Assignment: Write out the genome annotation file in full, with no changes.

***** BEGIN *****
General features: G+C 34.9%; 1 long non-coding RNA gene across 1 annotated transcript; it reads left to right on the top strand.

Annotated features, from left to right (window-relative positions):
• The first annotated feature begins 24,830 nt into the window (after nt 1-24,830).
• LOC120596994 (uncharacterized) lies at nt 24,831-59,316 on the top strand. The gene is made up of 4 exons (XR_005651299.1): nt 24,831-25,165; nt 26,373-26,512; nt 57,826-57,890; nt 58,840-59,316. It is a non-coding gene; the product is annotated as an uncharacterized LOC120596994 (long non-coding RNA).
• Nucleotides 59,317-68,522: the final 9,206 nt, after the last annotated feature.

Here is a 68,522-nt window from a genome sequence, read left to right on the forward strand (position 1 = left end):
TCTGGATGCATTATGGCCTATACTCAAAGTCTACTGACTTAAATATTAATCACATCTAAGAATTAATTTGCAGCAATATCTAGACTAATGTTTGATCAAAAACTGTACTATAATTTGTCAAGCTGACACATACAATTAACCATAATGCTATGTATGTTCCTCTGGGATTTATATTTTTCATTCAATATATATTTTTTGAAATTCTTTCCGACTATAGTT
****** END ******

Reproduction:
General features: G+C 34.9%; 1 long non-coding RNA gene across 1 annotated transcript; it reads left to right on the top strand.

Annotated features, from left to right (window-relative positions):
• The first annotated feature begins 24,830 nt into the window (after nt 1-24,830).
• LOC120596994 (uncharacterized) lies at nt 24,831-59,316 on the top strand. The gene is made up of 4 exons (XR_005651299.1): nt 24,831-25,165; nt 26,373-26,512; nt 57,826-57,890; nt 58,840-59,316. It is a non-coding gene; the product is annotated as an uncharacterized LOC120596994 (long non-coding RNA).
• Nucleotides 59,317-68,522: the final 9,206 nt, after the last annotated feature.

Here is a 68,522-nt window from a genome sequence, read left to right on the forward strand (position 1 = left end):
TCTGGATGCATTATGGCCTATACTCAAAGTCTACTGACTTAAATATTAATCACATCTAAGAATTAATTTGCAGCAATATCTAGACTAATGTTTGATCAAAAACTGTACTATAATTTGTCAAGCTGACACATACAATTAACCATAATGCTATGTATGTTCCTCTGGGATTTATATTTTTCATTCAATATATATTTTTTGAAATTCTTTCCGACTATAGTT